Populations of winter annual weeds spring to life in late March and early April. And Penn State Weed Specialists Bill Curran and Dwight Lingenfelter say now's the time to jump these small grain yield-sappers.
If common chickweed, henbit, purple deadnettle, horseweed and others emerge unchecked with the small grain, potential impact on yield could be great – especially with local July wheat bids now in the neighborhood of $6.40 a bushel.
Here are Curran's and Lingenfelter's weed control recommendations. First though, remember that early-spring herbicide response can be slow under the typically cool conditions in March and early April. Application on cool (less than 50 degrees Fahrenheit) cloudy days aren't likely to effectively control dandelions or Canada thistle. These weeds would be more effectively controlled with a later spring application.
Harmony Extra is still probably the most broad spectrum herbicide for broadleaf control. Harmony SG doesn't have the same weed control spectrum.
Clarity, Banvel, 2,4-D, or MCPA can improve the control of some winter annuals and perennials. Stinger is the most effective small grain herbicide for thistles.
Harmony SG or Harmony Extra should be included where control of chickweed is desired. They're the only herbicides that control this weed. But if it is ALS-resistant chickweed, you'll need to include Glory or Starane. Consider using 2,4-D and Clarity if horseweed/marestail is a problem in small grains.
Grasses growing more troublesome
Weedy grasses, such as downy brome, cheat, annual bluegrass, annual ryegrass, and roughstalk bluegrass are becoming more of a problem. Wheat herbicides available for control of grasses – Axial, Finesse Grass and Broadleaf, Maverick, Osprey and PowerFlex – are most effective when fall-applied. Some of them can work during spring, but the weeds must be small.
Broadleaf herbicide choices
Once wheat has passed Feeke's Stage 6 (when the first stem node is visible), risk of herbicide injury from 2,4-D, MCPA, Banvel/Clarity, or Curtail increases. Then, these herbicides aren't recommended.
In this situation, remaining herbicide options for broadleaf weed control are Harmony Extra and similar products (Edition, Treaty Extra, Nimble, others), Harmony SG (Treaty, Harass, Volta), Buctril, Stinger and Starane. These can be applied until the flag leaf is visible (before Feeke's Stage 8). Buctril, Huskie, Stinger and Starane can be applied to wheat up to boot stage (before Feeke's Stage 9).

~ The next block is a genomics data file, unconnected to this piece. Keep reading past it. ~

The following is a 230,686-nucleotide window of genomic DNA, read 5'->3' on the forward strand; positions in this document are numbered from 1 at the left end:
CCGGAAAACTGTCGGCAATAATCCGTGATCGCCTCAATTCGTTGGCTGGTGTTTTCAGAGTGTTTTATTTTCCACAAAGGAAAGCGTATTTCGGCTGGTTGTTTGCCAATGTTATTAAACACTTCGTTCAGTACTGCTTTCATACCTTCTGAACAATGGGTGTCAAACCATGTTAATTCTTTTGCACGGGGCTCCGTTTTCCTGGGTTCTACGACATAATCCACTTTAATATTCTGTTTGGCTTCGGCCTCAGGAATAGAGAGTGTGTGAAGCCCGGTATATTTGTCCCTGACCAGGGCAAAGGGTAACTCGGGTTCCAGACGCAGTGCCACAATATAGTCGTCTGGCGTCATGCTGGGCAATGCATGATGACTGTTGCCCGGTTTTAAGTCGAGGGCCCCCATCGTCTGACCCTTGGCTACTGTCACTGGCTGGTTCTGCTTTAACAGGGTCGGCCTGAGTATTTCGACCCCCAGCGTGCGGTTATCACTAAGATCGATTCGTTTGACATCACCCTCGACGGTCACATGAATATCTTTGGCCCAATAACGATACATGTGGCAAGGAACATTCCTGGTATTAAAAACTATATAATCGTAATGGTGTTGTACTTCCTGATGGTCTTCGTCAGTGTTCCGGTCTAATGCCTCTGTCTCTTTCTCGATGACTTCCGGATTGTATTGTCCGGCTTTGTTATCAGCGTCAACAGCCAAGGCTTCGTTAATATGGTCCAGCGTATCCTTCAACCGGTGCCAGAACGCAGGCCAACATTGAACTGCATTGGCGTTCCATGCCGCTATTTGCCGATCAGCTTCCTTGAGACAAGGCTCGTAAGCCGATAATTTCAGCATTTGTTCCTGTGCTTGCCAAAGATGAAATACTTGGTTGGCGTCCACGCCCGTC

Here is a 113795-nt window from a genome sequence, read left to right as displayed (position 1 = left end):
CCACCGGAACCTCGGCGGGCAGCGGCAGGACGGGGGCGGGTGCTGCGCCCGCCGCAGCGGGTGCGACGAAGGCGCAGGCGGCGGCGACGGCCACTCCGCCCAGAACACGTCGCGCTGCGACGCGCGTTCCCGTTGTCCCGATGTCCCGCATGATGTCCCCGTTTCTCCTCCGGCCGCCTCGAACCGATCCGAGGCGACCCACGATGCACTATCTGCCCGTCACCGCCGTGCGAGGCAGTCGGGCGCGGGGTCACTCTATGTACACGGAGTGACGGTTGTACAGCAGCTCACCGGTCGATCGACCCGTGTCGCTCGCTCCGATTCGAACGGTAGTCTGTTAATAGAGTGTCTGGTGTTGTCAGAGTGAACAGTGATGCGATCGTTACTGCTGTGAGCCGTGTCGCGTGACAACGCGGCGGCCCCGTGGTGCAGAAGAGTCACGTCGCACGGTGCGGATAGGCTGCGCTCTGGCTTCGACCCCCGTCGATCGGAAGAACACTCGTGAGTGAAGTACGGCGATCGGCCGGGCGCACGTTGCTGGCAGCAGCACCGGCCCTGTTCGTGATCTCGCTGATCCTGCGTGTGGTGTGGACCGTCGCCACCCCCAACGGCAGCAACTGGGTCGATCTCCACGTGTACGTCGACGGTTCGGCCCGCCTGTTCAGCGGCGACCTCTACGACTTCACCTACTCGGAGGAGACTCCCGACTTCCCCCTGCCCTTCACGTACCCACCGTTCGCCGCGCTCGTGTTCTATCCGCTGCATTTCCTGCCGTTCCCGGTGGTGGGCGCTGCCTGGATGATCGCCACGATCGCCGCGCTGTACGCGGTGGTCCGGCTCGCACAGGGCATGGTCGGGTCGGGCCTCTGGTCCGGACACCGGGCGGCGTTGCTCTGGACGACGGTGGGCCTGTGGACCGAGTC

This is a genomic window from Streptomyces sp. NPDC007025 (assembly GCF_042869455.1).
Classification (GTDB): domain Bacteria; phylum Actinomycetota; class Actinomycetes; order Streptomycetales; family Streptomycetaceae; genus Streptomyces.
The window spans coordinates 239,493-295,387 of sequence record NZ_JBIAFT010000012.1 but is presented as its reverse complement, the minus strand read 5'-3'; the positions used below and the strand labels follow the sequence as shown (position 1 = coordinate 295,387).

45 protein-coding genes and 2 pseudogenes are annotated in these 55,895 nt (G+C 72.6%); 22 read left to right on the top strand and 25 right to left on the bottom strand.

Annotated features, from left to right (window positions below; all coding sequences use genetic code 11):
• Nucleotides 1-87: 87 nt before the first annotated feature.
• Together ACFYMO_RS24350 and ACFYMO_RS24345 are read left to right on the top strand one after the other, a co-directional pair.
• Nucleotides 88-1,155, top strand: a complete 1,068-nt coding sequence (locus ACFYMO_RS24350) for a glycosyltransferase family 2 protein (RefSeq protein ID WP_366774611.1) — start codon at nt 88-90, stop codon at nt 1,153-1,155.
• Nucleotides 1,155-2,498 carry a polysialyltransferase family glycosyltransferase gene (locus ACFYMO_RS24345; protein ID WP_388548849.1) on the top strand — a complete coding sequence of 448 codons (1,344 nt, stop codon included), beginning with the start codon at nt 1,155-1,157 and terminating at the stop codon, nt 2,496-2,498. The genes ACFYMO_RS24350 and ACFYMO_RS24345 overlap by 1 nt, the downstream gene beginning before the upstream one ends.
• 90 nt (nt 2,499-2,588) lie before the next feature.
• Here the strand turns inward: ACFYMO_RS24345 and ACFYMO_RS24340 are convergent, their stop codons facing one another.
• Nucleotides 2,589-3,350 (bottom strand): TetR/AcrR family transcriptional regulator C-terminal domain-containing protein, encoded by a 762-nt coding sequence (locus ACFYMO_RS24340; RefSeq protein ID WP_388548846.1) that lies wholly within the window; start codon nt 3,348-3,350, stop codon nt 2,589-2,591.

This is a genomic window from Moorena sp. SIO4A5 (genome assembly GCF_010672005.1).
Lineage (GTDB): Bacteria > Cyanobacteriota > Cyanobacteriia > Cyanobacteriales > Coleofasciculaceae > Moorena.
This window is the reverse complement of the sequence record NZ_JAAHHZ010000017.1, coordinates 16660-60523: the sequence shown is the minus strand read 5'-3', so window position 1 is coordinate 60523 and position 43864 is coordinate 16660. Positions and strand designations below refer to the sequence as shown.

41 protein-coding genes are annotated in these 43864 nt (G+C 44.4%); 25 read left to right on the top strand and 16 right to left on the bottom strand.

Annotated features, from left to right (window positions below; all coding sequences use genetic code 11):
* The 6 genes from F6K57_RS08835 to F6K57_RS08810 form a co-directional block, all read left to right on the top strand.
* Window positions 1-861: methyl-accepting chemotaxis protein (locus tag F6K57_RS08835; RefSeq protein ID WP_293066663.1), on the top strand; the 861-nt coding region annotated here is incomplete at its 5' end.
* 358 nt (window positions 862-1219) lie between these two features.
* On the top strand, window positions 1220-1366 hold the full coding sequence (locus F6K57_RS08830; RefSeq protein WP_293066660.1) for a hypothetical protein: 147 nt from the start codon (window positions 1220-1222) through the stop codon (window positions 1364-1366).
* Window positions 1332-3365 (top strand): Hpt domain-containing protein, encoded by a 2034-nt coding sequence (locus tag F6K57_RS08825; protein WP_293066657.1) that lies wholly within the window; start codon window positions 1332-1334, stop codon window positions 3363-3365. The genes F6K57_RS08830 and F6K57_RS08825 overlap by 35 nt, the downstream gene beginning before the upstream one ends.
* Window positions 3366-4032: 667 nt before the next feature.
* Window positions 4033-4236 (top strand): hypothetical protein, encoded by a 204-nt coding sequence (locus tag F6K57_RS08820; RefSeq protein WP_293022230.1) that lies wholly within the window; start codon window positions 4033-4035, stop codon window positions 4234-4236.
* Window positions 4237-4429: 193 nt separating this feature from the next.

Wheat tolerance of 2,4-D or MCPA is highest between Feeke's stages 3 and 6, and is lowest in Feeke's Stages 9 and 10. Between stages 6 and 9, sensitivity to 2,4-D gradually increases as wheat growth stage advances. Severe injury is highly probable when applied at Feeke's stages 9 and 10.
Minimize risk by applying the amine form of 2,4-D or reducing the 2,4-D ester rate. A much better alternative on wheat past Feeke's stage 6 is to use another broadleaf herbicide with a wider application window.
Rules for nitrogen carrier
Liquid urea-ammonium nitrate fertilizer (UAN) is a common herbicide carrier. The most common herbicide to be used in this manner is 2,4-D ester. The amine form is difficult to mix in UAN.
Liquid N can cause leaf burn, especially under hot, humid conditions. And, using a surfactant, required with some products, greatly increases leaf burn potential. To minimize that risk:
•Don't apply more than 20 pounds of N per acre in the form of UAN when using a surfactant with herbicide.
•Don't apply more than 40 pounds of N per acre in the form of UAN when no surfactant is used.
Avoid high-temperature, high-humidity days. Late afternoon applications carry less risk of leaf burn.
A note about Glory
Now that Glory (metribuzin) herbicide is labeled for winter wheat and barley to control ALS-resistant chickweed, there are questions about variety tolerance. For best crop safety, apply Glory in the spring, after tillering. Once the small grain has a root system of at least an inch, don't use more than 4 ounces per acre. And, don't include it in liquid fertilizers with surfactants.
In general, barley is more tolerant than wheat, but tolerance within each species greatly varies. Many varieties listed on the Glory label are no longer on the market.